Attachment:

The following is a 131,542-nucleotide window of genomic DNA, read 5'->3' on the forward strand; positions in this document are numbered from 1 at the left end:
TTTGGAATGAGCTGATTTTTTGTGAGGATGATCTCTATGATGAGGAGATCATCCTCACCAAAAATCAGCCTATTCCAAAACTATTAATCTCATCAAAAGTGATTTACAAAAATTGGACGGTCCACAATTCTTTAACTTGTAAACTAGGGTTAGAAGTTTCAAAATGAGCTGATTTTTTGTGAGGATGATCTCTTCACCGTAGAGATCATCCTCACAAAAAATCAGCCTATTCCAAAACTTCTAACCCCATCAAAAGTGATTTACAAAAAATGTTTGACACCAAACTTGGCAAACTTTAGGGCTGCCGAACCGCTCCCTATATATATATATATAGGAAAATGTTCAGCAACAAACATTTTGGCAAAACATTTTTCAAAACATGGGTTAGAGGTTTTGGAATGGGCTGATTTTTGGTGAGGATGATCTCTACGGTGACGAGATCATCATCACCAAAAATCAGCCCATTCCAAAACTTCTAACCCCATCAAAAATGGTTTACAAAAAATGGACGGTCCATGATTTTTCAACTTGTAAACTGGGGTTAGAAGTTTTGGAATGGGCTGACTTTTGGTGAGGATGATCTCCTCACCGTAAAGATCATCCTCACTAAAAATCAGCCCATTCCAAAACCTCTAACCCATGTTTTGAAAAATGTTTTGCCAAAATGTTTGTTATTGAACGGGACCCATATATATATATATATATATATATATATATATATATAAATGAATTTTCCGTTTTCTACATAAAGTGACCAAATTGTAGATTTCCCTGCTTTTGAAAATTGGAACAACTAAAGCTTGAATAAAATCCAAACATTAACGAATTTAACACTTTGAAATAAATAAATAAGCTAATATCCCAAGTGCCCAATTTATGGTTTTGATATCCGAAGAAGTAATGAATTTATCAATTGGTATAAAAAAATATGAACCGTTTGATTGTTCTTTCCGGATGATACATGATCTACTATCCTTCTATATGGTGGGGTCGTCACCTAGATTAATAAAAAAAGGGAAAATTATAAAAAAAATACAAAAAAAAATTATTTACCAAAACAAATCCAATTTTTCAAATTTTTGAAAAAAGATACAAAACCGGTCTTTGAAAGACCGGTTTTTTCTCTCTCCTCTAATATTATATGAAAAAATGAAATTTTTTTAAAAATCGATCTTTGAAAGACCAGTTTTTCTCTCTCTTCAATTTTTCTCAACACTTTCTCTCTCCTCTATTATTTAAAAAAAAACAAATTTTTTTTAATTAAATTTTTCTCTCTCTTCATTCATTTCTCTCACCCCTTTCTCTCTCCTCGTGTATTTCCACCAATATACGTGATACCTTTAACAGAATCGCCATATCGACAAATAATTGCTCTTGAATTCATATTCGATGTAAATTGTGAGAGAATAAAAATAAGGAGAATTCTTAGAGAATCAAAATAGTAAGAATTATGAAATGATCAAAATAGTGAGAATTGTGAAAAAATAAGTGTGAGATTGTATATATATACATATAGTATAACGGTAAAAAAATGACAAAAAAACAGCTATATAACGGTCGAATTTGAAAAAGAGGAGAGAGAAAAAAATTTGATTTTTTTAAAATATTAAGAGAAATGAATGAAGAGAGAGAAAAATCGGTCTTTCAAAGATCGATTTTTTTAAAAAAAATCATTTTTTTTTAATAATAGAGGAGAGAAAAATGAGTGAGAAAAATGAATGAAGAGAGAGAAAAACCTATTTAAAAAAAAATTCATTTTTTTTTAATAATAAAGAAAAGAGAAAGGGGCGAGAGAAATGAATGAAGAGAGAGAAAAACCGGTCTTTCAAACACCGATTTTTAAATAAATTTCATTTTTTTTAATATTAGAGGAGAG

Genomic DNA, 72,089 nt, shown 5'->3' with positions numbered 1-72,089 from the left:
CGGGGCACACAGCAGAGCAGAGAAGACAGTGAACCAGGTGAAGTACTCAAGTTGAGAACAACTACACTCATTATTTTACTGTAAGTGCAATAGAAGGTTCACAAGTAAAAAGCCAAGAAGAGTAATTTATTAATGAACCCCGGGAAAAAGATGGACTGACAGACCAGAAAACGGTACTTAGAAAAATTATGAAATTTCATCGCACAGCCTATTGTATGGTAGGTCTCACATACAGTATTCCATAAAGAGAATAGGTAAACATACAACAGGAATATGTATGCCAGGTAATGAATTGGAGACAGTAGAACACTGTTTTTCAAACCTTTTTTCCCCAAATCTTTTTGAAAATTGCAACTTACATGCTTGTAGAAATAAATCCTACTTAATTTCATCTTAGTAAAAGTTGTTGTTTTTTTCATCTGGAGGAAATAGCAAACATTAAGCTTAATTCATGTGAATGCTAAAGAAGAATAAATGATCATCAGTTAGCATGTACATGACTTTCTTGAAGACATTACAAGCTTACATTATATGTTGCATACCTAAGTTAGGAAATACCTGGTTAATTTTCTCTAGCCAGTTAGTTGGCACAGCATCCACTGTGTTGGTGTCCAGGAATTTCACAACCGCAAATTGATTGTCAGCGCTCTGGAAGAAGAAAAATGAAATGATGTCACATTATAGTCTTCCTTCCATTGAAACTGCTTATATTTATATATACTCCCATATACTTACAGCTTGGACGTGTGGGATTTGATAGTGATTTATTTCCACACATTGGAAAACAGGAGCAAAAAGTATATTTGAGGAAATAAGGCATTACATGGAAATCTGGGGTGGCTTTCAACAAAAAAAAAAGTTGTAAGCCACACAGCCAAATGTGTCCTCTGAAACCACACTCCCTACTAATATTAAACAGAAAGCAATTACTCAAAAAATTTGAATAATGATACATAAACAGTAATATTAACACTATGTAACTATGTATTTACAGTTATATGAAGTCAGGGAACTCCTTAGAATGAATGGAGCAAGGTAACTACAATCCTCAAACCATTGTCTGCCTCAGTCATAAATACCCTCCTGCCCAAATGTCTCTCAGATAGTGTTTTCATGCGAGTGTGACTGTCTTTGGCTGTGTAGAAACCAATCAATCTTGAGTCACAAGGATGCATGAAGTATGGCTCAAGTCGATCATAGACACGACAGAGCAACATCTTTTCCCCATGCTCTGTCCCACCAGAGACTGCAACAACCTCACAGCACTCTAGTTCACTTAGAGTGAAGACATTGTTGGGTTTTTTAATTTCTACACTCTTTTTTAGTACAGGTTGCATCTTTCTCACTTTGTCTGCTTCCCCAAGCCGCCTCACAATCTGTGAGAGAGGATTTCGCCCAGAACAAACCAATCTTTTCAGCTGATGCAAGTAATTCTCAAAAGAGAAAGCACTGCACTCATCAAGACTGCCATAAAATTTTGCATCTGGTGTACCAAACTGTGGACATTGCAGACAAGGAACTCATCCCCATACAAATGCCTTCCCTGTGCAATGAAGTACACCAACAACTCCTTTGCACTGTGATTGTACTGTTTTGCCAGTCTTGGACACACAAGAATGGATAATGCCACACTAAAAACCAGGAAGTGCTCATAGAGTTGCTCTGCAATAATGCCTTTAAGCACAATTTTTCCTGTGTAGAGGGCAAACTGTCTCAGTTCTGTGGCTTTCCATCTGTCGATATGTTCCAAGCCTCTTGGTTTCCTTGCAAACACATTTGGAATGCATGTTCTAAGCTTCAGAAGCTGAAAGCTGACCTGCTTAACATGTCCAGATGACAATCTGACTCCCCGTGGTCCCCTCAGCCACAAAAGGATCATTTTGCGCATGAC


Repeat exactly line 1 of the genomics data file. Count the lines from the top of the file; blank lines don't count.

The following is a 131,542-nucleotide window of genomic DNA, read 5'->3' on the forward strand; positions in this document are numbered from 1 at the left end: